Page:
Other than the runners and volunteers, the streets were quiet. I was imagining what the streets would be like on a normal workday. I was still focusing on those tangents and I exchanged some high-fives with a number of oncoming runners.

Mile 3: 9:57

Somewhere after the 3-mile marker, Brian and Laurel caught up to me on the course. I had never met Laurel before this day, so she and I chatted a bit while trying to keep pace with Brian. As we were crossing back over the Roberto Clemente Bridge on the way back, I could feel its incline. I told Laurel that I was very Midwestern and that I wasn't used to these hills, er, inclines.

Laurel: "But the the hills keep things interesting!"

Me (gasping): "Boring is good! I like boring!"

This is more of what I am used to.

I walked through a water station around 3.75, which I believe was the third one available (I skipped the first two). Brian and Laurel kept charging ahead. Once I resumed running, I tried to gradually increase my pace to catch up with them.

Mile 4: 10:07

Given that I had only walked for about 30 seconds through the water stop, it took me longer than I had anticipated to catch up with Brian and Laurel - probably almost half a mile. By that point, we were in the home stretch. I started pushing the pace more and more. I saw Adam at the final turn, waved to him, then gunned it as best as I could to the finish line.

Mile 5: 9:03

My official time was 49:12. About 20 seconds slower than last year. Not bad considering the frigid temps and no warm-up.

Post race group picture
From L to R: Laurel, Julie, Brian, Cristin, Molly, and me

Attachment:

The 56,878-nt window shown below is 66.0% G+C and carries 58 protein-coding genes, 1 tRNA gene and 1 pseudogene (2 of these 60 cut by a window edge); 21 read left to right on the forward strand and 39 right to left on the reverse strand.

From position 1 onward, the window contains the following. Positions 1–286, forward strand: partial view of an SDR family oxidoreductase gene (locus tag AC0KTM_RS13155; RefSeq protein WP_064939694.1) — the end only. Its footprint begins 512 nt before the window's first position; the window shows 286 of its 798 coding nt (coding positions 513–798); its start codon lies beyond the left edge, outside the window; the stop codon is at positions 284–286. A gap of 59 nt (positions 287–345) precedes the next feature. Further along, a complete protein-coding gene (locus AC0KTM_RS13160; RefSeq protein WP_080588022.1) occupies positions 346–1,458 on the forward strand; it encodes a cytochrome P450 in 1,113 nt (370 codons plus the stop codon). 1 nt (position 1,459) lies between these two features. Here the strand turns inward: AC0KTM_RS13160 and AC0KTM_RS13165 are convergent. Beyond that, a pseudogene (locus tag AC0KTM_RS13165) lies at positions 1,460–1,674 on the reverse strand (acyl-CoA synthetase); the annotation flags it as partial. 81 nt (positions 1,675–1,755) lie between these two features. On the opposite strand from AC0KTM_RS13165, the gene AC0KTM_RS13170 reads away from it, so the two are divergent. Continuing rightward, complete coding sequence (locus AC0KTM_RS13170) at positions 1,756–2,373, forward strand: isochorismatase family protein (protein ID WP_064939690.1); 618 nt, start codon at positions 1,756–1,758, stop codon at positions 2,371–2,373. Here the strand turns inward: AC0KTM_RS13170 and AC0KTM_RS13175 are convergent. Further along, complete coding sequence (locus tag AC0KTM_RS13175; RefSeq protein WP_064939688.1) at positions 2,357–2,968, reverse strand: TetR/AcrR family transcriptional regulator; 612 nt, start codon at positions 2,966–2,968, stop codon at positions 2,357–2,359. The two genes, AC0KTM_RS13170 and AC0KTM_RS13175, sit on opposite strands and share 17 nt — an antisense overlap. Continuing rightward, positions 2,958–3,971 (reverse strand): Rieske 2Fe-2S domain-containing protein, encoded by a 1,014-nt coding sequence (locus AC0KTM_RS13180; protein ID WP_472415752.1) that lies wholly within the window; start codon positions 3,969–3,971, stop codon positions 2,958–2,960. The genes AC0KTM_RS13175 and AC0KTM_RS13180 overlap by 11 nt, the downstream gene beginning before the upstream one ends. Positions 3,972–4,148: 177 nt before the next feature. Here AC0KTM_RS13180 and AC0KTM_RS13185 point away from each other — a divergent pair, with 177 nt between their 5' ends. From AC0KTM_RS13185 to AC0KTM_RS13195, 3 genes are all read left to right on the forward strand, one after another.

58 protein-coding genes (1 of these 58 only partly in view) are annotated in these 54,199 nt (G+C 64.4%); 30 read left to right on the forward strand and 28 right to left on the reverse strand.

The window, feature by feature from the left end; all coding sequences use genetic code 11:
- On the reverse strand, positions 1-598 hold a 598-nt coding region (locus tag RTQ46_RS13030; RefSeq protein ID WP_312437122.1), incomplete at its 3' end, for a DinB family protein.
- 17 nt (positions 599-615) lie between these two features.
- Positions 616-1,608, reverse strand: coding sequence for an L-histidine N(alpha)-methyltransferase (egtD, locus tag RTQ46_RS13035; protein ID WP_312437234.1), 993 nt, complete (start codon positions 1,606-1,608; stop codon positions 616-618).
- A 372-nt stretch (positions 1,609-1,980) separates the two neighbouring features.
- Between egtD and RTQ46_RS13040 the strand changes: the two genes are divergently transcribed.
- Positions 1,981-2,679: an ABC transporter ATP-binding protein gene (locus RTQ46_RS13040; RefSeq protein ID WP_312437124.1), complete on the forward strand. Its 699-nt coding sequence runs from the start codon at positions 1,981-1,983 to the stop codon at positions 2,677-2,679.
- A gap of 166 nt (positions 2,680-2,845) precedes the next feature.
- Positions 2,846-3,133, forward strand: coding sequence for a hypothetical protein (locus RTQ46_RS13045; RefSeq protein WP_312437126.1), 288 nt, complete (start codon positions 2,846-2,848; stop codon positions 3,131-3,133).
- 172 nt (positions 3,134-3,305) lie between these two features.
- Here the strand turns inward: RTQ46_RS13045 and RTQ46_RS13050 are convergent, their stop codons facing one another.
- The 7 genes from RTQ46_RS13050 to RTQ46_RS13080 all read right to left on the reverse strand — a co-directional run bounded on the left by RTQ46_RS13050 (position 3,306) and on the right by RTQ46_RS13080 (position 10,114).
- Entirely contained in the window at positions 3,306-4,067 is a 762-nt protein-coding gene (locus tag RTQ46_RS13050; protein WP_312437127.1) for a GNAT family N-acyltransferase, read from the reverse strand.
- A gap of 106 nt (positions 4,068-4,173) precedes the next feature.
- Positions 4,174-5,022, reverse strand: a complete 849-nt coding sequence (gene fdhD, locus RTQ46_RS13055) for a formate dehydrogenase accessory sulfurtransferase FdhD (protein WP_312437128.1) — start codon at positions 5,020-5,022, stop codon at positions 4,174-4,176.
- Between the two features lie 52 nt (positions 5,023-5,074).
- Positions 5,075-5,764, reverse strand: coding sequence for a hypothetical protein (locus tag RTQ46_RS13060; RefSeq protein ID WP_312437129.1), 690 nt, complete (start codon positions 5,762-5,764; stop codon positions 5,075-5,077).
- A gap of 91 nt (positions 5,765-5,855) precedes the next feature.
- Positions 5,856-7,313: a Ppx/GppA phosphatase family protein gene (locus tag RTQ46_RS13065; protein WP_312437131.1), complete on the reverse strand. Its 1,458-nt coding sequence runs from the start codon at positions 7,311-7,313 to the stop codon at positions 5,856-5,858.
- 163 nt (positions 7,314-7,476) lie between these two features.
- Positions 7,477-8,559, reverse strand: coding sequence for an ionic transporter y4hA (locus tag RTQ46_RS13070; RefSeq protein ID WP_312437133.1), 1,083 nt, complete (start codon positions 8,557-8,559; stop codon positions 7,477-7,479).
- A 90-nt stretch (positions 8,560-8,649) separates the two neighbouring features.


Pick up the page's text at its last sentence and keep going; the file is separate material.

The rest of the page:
Adam and me
Last year this race had some logistical challenges with parking and crowdedness. E.g., last year we had waited in line for nearly half an hour to park (and to pay for parking), and runners had been packed in elbow-to-elbow for the first few miles. However, this year the race organizers made many modifications based on everyone's feedback. This included staggered starting times based on race distance and providing free parking at designated lots. Sure enough, both went MUCH more smoothly this year. It was great.

This race is becoming a classic for me. Once again it felt great to have the race under my belt before heading back for Thanksgiving celebration. Also, I really do love the variety this race provides from all the Chicago races that I am so used to. I look forward to running it again next year.

...and that, my friends, is my final race of 2013!!! What a fun year of racing it has been!


  1. Final race of 2013!? Seems so... Final! LOL!

    1. It does sound kind of sinister, doesn't it? But what do they say - when one door closes another door opens. And you better believe that I'll be opening the door in 2014. =D

  2. You know it's cold when you want to stay in the porta-potty longer! Haha! I get cold just looking at your pictures. Brr! I like the idea of doing 5 miles (instead of a 5k) on Thanksgiving. Two more miles since you'll be eating a lot later. Of course, I ran zero miles on Thanksgiving, haha!

    1. LOL - YES! Thankfully the portapotties were pretty clean (probably because most people did all they could to use indoor restrooms as opposed to doing their business in the cold). =) I think 5 miles is a perfect distance, too, because 5Ks usually encourage all-out sprinting which I don't enjoy. Nothing worse than speed-induced nausea on Thanksgiving Day, eh? And no worries on running zero on Thanksgiving. This is only the second year that I've ever run anything on Thanksgiving, myself!!!

  3. I think my feet didn't thaw out until mile 2 in the 10K Turkey Trot I did! Sooo cold!! Mine was also significantly slower than years' past. I had no idea that such cold temps would make that kind of difference.

    Anyway, you ran some awesomely consistent splits!

    1. Thanks, Erin! And oh my goodness, I was thinking about you during your Turkey Trot 10K and how cold that must have been! How awesome, though, that your gear kept you so warm that you had to drop the jacket. (That certainly wasn't an option for me!) Yee-haw for quality gear!

      I had no idea that cold temps would make that much of a difference, too! Heat yes, cold, no. My perfect temp range for races is the high 30s to the 60s (and as time passes, that perfect temp range is getting narrower and narrower, LOL).